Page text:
According to a preliminary phonological analysis by Paul S. Stevenson,[6] the speech of those from Santa María Cauqué came from an original variety of K'iche', which now acts as the mixed language’s grammatical base. This evidence is realized in K’iche’ morphological-syntactic elements surrounding Kaqchikel vocabulary. This includes verb inflection for present tense-aspect marker, from which the K’iche’ prefix //k-// is implemented, contrasted with the more typical Kaqchikel prefixes of //y-// and //n-//. Furthermore, Santa María Cauqué utilizes K’iche’ suffixes at the end of a phrase that indicate whether the verb was transitive or intransitive, //-o//~//-u// or //-ik// respectively, those which Kaqchikel does not.[6] In fact, the //-ik// suffix can also be found with positionals in Santa María Cauqué.[8] Possession by a third person singular, preconsonantal, displays K’iche’ //u-// and not Kaqchikel //ru-//. The third person pronoun is also affected, in that the mixed language shows a higher number of speakers displaying K’iche’ rare’ ‘him/her/it’, instead of Kaqchikel rija’ ‘him/her/it’. Function words are still marked by K’iche’ as well, with //-uk’// ‘with’ and not Kaqchikel //-ik’in//. While the majority of grammatical elements in Santa María Cauqué are presented in K’iche’, the majority of lexical elements are realized in Kaqchikel.[6]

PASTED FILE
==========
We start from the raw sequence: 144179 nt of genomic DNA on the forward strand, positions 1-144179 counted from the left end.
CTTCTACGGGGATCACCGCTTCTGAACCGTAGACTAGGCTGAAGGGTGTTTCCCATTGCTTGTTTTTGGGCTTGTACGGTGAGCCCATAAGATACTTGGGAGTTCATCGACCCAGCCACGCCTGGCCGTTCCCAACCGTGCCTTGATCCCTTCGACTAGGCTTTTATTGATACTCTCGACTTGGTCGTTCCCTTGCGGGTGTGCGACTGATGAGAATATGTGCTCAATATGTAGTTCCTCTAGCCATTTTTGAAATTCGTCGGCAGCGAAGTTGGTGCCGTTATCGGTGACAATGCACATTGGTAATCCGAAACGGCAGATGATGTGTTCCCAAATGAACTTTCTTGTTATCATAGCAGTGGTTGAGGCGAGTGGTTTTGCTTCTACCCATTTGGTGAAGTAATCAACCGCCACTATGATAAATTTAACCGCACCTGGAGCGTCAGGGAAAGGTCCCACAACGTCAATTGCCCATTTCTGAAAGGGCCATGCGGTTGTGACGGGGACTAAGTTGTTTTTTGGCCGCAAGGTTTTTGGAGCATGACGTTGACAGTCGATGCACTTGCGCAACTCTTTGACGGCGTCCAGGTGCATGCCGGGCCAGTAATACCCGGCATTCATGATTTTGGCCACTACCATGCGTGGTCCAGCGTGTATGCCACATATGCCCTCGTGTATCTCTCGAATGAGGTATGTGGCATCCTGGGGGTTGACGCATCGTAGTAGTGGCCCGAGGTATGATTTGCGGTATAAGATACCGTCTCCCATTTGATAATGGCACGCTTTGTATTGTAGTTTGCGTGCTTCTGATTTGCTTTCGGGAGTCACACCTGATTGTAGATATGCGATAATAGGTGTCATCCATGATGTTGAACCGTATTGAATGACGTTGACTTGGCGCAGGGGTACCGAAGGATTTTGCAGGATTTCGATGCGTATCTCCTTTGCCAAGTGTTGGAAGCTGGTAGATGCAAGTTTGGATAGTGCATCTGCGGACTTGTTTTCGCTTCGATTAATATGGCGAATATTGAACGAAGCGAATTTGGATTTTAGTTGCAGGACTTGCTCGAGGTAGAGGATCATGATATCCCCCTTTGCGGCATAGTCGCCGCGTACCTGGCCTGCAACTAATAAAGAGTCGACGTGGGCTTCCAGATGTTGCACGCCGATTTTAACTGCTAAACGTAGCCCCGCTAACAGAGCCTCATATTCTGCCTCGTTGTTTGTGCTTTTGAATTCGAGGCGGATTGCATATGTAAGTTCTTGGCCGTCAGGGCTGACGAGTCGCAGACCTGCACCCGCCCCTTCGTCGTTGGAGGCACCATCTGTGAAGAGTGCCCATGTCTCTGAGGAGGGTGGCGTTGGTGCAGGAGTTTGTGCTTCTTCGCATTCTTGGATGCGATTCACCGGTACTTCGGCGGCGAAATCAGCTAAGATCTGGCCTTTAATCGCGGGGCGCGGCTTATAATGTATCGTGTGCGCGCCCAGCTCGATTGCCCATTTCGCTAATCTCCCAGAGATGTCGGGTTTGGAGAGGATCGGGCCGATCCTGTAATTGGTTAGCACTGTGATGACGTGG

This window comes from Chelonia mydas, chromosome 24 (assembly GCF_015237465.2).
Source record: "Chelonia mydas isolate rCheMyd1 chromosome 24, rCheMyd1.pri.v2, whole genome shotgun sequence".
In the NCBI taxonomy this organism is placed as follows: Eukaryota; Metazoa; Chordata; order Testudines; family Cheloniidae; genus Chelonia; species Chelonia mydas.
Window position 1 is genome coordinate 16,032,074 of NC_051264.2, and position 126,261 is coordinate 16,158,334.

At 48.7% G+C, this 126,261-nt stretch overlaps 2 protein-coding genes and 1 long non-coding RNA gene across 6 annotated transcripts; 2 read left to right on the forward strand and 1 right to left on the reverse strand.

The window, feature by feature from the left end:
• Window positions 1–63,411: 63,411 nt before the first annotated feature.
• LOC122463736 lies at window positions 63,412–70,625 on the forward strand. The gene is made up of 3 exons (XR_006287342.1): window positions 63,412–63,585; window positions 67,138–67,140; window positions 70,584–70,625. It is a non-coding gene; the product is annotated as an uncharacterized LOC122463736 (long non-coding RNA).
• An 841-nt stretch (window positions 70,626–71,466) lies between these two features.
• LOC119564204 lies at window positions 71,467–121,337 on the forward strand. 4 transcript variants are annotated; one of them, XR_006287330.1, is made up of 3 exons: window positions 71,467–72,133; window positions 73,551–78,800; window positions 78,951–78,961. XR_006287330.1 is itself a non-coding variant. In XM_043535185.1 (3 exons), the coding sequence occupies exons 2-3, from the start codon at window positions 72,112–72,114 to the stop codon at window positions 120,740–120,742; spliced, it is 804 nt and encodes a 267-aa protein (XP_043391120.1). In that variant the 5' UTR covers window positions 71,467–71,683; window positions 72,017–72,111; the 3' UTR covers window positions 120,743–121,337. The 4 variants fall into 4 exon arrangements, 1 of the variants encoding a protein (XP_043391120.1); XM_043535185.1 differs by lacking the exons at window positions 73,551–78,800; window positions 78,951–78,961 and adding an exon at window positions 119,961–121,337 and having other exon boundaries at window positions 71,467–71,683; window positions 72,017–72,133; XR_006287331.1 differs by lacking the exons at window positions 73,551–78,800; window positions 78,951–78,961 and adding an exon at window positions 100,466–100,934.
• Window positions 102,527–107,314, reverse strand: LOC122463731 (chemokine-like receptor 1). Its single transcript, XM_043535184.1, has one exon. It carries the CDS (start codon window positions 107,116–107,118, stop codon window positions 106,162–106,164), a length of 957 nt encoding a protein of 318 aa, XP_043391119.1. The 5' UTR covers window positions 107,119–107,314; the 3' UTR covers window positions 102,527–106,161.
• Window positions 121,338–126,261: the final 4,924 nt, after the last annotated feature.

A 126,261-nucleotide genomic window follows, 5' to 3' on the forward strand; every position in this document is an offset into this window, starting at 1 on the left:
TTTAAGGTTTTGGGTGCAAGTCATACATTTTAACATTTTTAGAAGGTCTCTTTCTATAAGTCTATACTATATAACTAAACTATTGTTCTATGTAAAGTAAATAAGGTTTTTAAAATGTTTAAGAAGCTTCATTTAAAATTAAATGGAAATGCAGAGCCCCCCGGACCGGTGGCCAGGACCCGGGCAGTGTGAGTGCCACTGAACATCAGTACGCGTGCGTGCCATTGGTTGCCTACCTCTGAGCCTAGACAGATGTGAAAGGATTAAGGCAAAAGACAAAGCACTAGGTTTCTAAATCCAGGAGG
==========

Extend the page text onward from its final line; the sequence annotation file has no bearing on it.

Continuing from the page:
Following Bakker and Muysken’s[7] criteria of mixed languages, the Cauqué Mixed Language, with its convergence of K’iche’ grammar and Kaqchikel lexicon, is a result of geographical and historical social influence of identity (López 1999[5]). As documented in 1998[3] and 2003,[9] there are about 2,000 speakers of the Kaqchikel-K’iche’ Mixed Language in the Santa María Cauqué aldea. They are mainly adults older than 30 years of age, while there does not seem to be as much language transmission to the younger generations. These speakers also display bilingualism in the surrounding South Central Kaqchikel dialect, while the numbers of those also bilingual in Spanish continues to grow.[9] While there are previous assertions that the mixed language has not undergone structural borrowing,[4] there still appears to be a shift within the language to become more like Kaqchikel,[3] since older speakers show more of a K’iche’ morphological-syntactic base.[9]